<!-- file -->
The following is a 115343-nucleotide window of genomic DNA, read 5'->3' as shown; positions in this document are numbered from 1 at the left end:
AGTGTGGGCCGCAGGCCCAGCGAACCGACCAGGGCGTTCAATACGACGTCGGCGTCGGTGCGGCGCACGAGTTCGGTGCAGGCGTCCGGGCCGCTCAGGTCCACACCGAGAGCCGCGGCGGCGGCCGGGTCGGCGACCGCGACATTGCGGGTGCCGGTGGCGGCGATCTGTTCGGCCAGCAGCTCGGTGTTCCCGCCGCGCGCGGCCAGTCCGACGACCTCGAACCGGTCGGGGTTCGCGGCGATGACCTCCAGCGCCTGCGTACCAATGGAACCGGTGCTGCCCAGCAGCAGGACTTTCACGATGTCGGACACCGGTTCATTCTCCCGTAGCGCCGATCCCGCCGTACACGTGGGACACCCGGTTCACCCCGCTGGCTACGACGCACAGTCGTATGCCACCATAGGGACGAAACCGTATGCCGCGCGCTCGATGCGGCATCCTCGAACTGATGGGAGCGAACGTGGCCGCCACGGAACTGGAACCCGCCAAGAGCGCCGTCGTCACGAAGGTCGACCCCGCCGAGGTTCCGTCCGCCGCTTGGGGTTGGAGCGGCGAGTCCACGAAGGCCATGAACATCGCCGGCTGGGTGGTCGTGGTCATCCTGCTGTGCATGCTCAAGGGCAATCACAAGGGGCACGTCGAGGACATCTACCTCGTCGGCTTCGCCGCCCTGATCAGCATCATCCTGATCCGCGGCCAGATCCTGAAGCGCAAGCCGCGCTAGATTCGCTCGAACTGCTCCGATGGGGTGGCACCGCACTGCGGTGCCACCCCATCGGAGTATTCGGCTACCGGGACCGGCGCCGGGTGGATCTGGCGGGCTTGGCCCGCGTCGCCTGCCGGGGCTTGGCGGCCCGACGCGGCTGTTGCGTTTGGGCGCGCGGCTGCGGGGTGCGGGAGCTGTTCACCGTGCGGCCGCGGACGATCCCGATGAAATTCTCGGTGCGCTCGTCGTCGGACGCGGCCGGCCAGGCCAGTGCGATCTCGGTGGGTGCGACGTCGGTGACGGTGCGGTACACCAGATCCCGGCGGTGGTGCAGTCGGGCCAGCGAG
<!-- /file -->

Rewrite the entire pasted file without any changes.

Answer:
The following is a 115343-nucleotide window of genomic DNA, read 5'->3' as shown; positions in this document are numbered from 1 at the left end:
AGTGTGGGCCGCAGGCCCAGCGAACCGACCAGGGCGTTCAATACGACGTCGGCGTCGGTGCGGCGCACGAGTTCGGTGCAGGCGTCCGGGCCGCTCAGGTCCACACCGAGAGCCGCGGCGGCGGCCGGGTCGGCGACCGCGACATTGCGGGTGCCGGTGGCGGCGATCTGTTCGGCCAGCAGCTCGGTGTTCCCGCCGCGCGCGGCCAGTCCGACGACCTCGAACCGGTCGGGGTTCGCGGCGATGACCTCCAGCGCCTGCGTACCAATGGAACCGGTGCTGCCCAGCAGCAGGACTTTCACGATGTCGGACACCGGTTCATTCTCCCGTAGCGCCGATCCCGCCGTACACGTGGGACACCCGGTTCACCCCGCTGGCTACGACGCACAGTCGTATGCCACCATAGGGACGAAACCGTATGCCGCGCGCTCGATGCGGCATCCTCGAACTGATGGGAGCGAACGTGGCCGCCACGGAACTGGAACCCGCCAAGAGCGCCGTCGTCACGAAGGTCGACCCCGCCGAGGTTCCGTCCGCCGCTTGGGGTTGGAGCGGCGAGTCCACGAAGGCCATGAACATCGCCGGCTGGGTGGTCGTGGTCATCCTGCTGTGCATGCTCAAGGGCAATCACAAGGGGCACGTCGAGGACATCTACCTCGTCGGCTTCGCCGCCCTGATCAGCATCATCCTGATCCGCGGCCAGATCCTGAAGCGCAAGCCGCGCTAGATTCGCTCGAACTGCTCCGATGGGGTGGCACCGCACTGCGGTGCCACCCCATCGGAGTATTCGGCTACCGGGACCGGCGCCGGGTGGATCTGGCGGGCTTGGCCCGCGTCGCCTGCCGGGGCTTGGCGGCCCGACGCGGCTGTTGCGTTTGGGCGCGCGGCTGCGGGGTGCGGGAGCTGTTCACCGTGCGGCCGCGGACGATCCCGATGAAATTCTCGGTGCGCTCGTCGTCGGACGCGGCCGGCCAGGCCAGTGCGATCTCGGTGGGTGCGACGTCGGTGACGGTGCGGTACACCAGATCCCGGCGGTGGTGCAGTCGGGCCAGCGAG